• Developing advanced mapping data and tools. The Department of the Interior’s U.S. Geological Survey and other Federal agencies today launched a $13.1 million 3-D Elevation Program partnership designed to bring Federal agencies, academia, corporate entities, states, tribes, and communities together to develop advanced 3-dimensional mapping data of the United States.  These data and related tools will be used in the areas of flood risk management, water resource planning, mitigation of coastal erosion and storm surge impacts, and identification of landslide hazards as an essential component of supporting action on climate resilience. More information is available at http://nationalmap.gov/3DEP/.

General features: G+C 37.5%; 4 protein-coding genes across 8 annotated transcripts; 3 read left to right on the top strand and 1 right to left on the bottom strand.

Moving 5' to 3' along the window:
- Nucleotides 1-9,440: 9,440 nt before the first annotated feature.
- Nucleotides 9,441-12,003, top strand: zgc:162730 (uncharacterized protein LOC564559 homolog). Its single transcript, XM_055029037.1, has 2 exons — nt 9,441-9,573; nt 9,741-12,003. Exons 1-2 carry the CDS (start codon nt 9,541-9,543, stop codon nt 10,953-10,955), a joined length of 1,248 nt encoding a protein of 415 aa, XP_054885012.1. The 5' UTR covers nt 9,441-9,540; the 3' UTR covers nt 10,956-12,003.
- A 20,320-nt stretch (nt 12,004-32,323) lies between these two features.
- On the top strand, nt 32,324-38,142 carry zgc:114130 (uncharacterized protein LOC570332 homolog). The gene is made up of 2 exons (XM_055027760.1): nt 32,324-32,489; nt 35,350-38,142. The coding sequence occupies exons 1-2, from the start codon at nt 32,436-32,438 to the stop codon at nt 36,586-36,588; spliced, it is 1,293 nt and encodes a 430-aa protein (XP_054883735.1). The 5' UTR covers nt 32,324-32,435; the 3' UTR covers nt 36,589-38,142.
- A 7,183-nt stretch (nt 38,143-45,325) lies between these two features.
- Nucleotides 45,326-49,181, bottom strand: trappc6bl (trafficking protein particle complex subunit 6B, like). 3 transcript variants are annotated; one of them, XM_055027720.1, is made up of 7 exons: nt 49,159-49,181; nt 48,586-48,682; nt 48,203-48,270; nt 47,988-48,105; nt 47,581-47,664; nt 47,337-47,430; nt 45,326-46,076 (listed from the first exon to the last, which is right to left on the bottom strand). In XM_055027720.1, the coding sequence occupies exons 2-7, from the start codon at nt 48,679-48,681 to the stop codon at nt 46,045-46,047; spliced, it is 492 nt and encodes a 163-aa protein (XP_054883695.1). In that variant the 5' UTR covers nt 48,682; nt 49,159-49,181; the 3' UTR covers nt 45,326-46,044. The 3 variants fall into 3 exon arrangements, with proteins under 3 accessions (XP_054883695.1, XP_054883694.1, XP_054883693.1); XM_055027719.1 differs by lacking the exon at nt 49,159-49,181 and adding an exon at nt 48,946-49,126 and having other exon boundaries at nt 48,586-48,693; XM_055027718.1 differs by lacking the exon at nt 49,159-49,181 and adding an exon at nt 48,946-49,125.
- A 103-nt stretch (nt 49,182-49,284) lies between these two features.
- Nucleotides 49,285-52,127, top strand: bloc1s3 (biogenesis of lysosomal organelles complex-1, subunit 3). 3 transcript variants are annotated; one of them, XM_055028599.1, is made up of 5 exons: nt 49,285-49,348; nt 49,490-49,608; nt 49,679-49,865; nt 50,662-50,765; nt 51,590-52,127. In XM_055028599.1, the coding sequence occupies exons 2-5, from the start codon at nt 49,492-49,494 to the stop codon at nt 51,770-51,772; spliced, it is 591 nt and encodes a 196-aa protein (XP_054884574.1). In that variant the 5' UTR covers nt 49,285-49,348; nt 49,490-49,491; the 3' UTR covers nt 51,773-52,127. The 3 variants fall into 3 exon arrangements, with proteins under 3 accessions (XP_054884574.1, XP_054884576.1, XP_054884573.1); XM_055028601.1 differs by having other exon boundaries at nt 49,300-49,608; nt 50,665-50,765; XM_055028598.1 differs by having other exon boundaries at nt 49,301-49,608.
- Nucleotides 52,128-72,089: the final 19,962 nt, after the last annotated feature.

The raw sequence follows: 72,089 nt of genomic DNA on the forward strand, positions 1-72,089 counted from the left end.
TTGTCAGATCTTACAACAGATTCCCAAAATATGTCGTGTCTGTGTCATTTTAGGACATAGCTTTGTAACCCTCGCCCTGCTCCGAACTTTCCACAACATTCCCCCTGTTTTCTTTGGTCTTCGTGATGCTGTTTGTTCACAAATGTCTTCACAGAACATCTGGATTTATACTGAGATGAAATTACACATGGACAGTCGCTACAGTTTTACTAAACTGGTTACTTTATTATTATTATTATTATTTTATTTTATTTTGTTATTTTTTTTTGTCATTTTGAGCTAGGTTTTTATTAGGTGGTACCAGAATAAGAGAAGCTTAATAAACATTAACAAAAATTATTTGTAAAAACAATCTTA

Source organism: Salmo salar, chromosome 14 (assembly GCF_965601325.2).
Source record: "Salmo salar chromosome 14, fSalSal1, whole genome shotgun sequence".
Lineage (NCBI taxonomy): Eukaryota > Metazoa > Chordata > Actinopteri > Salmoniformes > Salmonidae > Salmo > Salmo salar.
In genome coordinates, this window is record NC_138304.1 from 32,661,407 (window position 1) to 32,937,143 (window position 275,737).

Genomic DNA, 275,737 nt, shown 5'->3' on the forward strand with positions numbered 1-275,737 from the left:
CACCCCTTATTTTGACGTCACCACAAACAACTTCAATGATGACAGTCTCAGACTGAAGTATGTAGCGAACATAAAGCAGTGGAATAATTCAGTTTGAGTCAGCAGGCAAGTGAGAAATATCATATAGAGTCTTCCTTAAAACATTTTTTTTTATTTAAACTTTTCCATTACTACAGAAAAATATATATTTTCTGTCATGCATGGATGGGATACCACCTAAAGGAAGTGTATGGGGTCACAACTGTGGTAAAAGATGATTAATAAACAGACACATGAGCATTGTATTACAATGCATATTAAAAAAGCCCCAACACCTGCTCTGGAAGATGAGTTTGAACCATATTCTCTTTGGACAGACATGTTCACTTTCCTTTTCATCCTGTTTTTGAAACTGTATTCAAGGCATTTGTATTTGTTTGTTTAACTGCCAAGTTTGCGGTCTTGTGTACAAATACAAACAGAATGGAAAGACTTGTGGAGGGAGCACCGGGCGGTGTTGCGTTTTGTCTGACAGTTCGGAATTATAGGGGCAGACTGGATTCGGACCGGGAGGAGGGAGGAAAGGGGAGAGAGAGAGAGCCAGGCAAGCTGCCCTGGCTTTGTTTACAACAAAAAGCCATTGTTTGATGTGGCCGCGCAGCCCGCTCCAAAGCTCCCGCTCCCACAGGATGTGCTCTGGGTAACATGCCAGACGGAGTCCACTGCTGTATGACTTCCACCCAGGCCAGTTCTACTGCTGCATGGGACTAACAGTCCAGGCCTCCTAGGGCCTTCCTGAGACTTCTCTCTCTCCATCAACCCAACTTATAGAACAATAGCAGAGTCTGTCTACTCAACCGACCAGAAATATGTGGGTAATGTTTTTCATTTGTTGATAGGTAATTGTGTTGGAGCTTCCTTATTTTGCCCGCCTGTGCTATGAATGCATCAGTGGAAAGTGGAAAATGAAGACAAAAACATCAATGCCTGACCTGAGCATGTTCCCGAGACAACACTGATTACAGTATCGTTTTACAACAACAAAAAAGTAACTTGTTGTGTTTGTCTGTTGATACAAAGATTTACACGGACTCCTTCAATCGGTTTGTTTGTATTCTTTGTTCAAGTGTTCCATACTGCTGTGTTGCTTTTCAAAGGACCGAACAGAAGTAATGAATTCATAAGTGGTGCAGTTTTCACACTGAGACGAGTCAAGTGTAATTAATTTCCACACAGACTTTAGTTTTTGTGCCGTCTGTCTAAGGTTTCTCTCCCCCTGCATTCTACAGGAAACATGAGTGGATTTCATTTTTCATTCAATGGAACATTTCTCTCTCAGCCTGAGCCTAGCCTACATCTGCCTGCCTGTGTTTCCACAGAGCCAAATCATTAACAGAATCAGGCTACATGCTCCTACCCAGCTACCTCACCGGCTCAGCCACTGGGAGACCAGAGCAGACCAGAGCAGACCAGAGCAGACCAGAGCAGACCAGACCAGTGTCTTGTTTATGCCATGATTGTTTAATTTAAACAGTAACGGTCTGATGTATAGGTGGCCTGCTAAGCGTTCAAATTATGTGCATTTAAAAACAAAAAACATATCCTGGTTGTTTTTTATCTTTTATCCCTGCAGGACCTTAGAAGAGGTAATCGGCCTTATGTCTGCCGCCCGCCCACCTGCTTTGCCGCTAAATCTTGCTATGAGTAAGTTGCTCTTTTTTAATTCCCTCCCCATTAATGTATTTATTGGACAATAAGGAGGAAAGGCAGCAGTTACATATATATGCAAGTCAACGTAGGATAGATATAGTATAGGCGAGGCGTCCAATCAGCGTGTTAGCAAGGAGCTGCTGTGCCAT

• Safeguarding access to quality drinking water amid drought. USDA continues to work with producers, communities, affected states and other agencies to help address the current West Coast drought. This week, the Department will announce additional funds to help rural communities struggling with drought. These funds will help rural communities that have experienced or are likely to experience a significant decline in the quantity or quality of drinking water due to severe drought and other emergencies.


Rebuilding stronger and safer after natural disasters: